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Role of interventional neuroradiology in otorhinolarygological pathology 
– a brief review

Introduction Since its advent in 1964 when Dotter percutaneously dilated a stenosed femoral artery [1], interventional radiology has undergone tremendous advancement in both imaging and devices that have enabled the operator (interventional radiologist) to access very distal small vasculature and...

Surgical technology and operating room safety failures: lessons from vascular and general surgery

Background – surgical technology and otolaryngology An estimated 234 million major surgical procedures are performed annually worldwide. This requires the interaction of multidisciplinary teams with varying contributions of surgical technology and therefore makes surgical procedures prone to multiple sources of...

Virtual chromoendoscopy (VCE)

‘That’s a funny looking lesion on the larynx, it’s probably benign, but I should take a biopsy.’ Liz Ross and Ajith George discuss whether virtual chromoendoscopy will change this thought process. What are the origins and ENT applications? Traditional chromoendoscopy...

ENT and the Titanic

One otolaryngologist who perished on the ill-fated voyage of the RMS Titanic on 15 April 1912 was Dr Ernest Moraweck, a prominent physician with an interest in ENT (and ophthalmology), living in Frankfort, Kentucky, USA [1]. Moraweck was an inventive...

A brief history of adenoidectomy - a glowing report of the post nasal space

The traditional adenoid curette more closely resembles a medieval torture device than an instrument of cure. Therefore it is not much of a surprise to learn that it has changed little since its invention almost 150 years ago. During that...

CO2 Laser Dohlmans: Does It Still Have A Role In Pharyngeal Pouch Management?

Background The commonest active management of a pharyngeal pouch is the division of the “interparty” wall using a stapling device [1, 2]. The technique is relatively straight forward to perform and theoretically should have less complications than other techniques such...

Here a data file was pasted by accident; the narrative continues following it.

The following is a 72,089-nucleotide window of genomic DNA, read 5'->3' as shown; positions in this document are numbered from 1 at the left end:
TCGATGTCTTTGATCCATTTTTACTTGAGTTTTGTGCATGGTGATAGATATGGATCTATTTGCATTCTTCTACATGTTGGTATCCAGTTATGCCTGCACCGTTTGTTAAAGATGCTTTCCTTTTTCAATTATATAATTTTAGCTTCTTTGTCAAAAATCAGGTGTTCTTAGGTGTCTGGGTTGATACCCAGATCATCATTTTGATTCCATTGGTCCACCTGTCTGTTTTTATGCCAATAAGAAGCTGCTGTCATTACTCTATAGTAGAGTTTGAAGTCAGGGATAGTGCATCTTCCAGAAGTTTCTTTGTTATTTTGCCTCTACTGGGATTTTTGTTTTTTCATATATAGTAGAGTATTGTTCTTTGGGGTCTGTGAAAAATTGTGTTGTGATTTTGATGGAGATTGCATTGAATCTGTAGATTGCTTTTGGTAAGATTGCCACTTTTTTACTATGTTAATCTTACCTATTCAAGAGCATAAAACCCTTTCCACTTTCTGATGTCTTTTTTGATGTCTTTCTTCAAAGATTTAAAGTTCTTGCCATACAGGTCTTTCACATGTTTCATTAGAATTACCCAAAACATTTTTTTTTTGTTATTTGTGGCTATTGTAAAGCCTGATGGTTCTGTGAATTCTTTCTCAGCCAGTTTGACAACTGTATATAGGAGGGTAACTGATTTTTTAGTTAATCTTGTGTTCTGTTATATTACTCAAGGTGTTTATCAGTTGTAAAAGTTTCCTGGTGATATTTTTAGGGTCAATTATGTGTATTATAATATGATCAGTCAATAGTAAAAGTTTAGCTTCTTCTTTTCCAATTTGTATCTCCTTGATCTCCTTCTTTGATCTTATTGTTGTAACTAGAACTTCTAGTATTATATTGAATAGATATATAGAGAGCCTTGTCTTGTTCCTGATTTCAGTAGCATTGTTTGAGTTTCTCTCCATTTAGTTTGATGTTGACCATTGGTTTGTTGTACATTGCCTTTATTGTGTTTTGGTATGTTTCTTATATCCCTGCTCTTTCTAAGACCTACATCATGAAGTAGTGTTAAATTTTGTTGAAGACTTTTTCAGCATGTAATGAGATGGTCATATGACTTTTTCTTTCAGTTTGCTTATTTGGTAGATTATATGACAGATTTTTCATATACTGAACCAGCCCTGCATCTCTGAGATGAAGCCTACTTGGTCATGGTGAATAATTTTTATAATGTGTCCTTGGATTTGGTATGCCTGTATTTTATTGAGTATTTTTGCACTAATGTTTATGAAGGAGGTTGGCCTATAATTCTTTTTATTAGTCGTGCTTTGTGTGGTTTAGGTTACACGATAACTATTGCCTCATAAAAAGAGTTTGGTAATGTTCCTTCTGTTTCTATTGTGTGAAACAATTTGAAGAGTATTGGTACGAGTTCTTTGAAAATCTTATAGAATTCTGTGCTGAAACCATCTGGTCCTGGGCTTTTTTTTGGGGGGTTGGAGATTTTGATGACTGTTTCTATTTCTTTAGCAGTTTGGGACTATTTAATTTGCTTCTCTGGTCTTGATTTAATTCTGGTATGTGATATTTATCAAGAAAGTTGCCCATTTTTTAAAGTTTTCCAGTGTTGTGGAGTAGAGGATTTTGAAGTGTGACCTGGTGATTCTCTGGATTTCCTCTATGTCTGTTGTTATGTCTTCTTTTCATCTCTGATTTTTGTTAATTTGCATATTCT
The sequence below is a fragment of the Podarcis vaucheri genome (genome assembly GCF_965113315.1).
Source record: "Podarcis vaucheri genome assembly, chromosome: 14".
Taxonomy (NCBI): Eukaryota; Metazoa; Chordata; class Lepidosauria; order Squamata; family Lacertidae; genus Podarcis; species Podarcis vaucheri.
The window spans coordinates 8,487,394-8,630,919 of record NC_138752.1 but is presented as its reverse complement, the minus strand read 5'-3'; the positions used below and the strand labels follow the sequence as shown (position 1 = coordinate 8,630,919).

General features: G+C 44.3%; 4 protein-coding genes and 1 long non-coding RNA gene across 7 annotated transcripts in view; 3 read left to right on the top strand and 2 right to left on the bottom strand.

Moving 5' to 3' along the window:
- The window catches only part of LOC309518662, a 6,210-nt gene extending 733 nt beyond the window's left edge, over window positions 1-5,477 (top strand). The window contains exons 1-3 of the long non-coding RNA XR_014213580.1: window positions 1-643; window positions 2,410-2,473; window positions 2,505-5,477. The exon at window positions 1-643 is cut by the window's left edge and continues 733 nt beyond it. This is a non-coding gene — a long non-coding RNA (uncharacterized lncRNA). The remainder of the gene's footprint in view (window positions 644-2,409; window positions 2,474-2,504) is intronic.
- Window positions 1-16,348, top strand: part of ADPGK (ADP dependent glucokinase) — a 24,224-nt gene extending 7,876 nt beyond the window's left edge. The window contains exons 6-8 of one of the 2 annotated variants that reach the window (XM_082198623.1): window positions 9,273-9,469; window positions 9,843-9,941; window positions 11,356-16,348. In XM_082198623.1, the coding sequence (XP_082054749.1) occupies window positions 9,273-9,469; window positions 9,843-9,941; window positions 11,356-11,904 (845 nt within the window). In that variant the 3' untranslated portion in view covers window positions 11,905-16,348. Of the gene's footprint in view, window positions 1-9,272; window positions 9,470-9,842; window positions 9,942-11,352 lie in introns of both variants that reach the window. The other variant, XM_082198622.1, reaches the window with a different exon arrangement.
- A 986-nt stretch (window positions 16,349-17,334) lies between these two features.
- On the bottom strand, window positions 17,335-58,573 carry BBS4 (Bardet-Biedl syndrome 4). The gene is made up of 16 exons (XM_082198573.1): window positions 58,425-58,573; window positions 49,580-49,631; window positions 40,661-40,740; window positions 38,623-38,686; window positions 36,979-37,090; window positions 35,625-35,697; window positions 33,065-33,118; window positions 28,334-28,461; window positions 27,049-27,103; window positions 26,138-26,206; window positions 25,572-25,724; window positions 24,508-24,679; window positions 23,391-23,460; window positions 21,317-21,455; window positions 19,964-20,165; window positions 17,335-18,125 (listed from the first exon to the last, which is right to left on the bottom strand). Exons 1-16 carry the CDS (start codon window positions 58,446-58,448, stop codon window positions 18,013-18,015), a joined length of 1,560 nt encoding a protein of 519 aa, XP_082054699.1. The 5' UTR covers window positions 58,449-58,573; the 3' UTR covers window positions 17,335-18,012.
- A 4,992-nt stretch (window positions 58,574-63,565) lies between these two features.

History of innovation in ENT

Innovation seems to have been in the strapline of every meeting, conference and course for the last few years. You would be forgiven for thinking it is a new a concept, but as Neil Weir beautifully details, innovation has been...

Ossicular reconstruction

Ossicular reconstruction often yields disappointing results, even for the most experienced and skilled of otologists. John Dornhoffer and David Walker explain that the most important determinant of outcome is the patient’s middle ear environment, and offer some valuable words of...

Demystifying laryngology in the era of examination and collaboration

In the field of laryngology, perhaps more than in any other area of ENT, there has been a philosophical shift (as well as a technological one) in the approach of clinicians caring for patients. Albert Merati explains. Progress in laryngology...

Themistocles Gluck – the true father of laryngectomy

Most head and neck surgeons and ENT-specialists may know that the first laryngectomy for cancer was performed by Billroth on 31 December 1873. Billroth´s assistant, Vincenz Czerny, had outlined the operation in experimental surgery on dogs in 1870. Three years...

Anaesthesia under fire

Kate Prior is an anaesthetist who has, quite literally, been there, done that. In this article she manages to use words on a page to bring to life some of the conditions and challenges she faced as a member of...

Near-miss in otolaryngology head and neck surgery

It is recommended by John Fenton that we as a specialty need to embrace the concept of, take responsibility for and learn from all near-miss events, rather than our traditional haphazard approach of an occasional educational anecdote or case report....